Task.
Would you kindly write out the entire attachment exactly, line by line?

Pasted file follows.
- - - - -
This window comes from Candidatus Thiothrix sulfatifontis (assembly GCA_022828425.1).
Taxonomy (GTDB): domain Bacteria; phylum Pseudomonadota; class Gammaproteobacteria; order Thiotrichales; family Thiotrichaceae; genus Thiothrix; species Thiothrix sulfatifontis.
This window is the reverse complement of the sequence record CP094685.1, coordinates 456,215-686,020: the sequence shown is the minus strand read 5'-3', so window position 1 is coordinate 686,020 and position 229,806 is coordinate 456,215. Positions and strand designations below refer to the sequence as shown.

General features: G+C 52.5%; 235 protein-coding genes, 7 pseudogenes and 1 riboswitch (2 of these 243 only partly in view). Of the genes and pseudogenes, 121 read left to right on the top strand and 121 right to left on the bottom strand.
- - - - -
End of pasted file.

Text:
This window comes from Candidatus Thiothrix sulfatifontis (assembly GCA_022828425.1).
Taxonomy (GTDB): domain Bacteria; phylum Pseudomonadota; class Gammaproteobacteria; order Thiotrichales; family Thiotrichaceae; genus Thiothrix; species Thiothrix sulfatifontis.
This window is the reverse complement of the sequence record CP094685.1, coordinates 456,215-686,020: the sequence shown is the minus strand read 5'-3', so window position 1 is coordinate 686,020 and position 229,806 is coordinate 456,215. Positions and strand designations below refer to the sequence as shown.

General features: G+C 52.5%; 235 protein-coding genes, 7 pseudogenes and 1 riboswitch (2 of these 243 only partly in view). Of the genes and pseudogenes, 121 read left to right on the top strand and 121 right to left on the bottom strand.